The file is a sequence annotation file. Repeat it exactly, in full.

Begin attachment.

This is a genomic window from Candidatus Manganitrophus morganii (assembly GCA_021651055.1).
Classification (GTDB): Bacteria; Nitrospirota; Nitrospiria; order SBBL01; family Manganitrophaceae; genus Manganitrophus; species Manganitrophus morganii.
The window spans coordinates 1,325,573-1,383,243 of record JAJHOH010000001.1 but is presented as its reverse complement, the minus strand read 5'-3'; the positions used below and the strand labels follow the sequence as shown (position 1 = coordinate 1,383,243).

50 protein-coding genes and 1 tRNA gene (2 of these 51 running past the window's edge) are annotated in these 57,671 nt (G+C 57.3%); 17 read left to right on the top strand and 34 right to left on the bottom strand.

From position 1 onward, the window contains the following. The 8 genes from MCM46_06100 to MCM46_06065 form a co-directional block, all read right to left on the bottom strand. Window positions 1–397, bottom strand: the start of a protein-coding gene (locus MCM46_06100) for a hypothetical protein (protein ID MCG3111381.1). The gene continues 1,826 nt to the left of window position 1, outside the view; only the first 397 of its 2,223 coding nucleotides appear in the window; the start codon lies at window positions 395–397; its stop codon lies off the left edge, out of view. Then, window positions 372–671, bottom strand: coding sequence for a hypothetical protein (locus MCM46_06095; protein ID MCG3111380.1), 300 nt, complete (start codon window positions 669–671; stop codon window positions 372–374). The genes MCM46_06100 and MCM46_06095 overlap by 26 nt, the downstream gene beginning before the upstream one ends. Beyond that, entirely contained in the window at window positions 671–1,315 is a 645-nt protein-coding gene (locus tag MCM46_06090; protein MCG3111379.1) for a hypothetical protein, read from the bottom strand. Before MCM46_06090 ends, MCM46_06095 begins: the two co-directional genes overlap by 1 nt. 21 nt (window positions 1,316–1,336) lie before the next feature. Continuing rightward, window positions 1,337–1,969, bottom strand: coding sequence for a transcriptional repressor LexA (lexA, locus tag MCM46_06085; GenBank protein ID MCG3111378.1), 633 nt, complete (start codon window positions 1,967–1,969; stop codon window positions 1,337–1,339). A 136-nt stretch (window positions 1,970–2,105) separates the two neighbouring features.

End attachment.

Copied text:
This is a genomic window from Candidatus Manganitrophus morganii (assembly GCA_021651055.1).
Classification (GTDB): Bacteria; Nitrospirota; Nitrospiria; order SBBL01; family Manganitrophaceae; genus Manganitrophus; species Manganitrophus morganii.
The window spans coordinates 1,325,573-1,383,243 of record JAJHOH010000001.1 but is presented as its reverse complement, the minus strand read 5'-3'; the positions used below and the strand labels follow the sequence as shown (position 1 = coordinate 1,383,243).

50 protein-coding genes and 1 tRNA gene (2 of these 51 running past the window's edge) are annotated in these 57,671 nt (G+C 57.3%); 17 read left to right on the top strand and 34 right to left on the bottom strand.

From position 1 onward, the window contains the following. The 8 genes from MCM46_06100 to MCM46_06065 form a co-directional block, all read right to left on the bottom strand. Window positions 1–397, bottom strand: the start of a protein-coding gene (locus MCM46_06100) for a hypothetical protein (protein ID MCG3111381.1). The gene continues 1,826 nt to the left of window position 1, outside the view; only the first 397 of its 2,223 coding nucleotides appear in the window; the start codon lies at window positions 395–397; its stop codon lies off the left edge, out of view. Then, window positions 372–671, bottom strand: coding sequence for a hypothetical protein (locus MCM46_06095; protein ID MCG3111380.1), 300 nt, complete (start codon window positions 669–671; stop codon window positions 372–374). The genes MCM46_06100 and MCM46_06095 overlap by 26 nt, the downstream gene beginning before the upstream one ends. Beyond that, entirely contained in the window at window positions 671–1,315 is a 645-nt protein-coding gene (locus tag MCM46_06090; protein MCG3111379.1) for a hypothetical protein, read from the bottom strand. Before MCM46_06090 ends, MCM46_06095 begins: the two co-directional genes overlap by 1 nt. 21 nt (window positions 1,316–1,336) lie before the next feature. Continuing rightward, window positions 1,337–1,969, bottom strand: coding sequence for a transcriptional repressor LexA (lexA, locus tag MCM46_06085; GenBank protein ID MCG3111378.1), 633 nt, complete (start codon window positions 1,967–1,969; stop codon window positions 1,337–1,339). A 136-nt stretch (window positions 1,970–2,105) separates the two neighbouring features.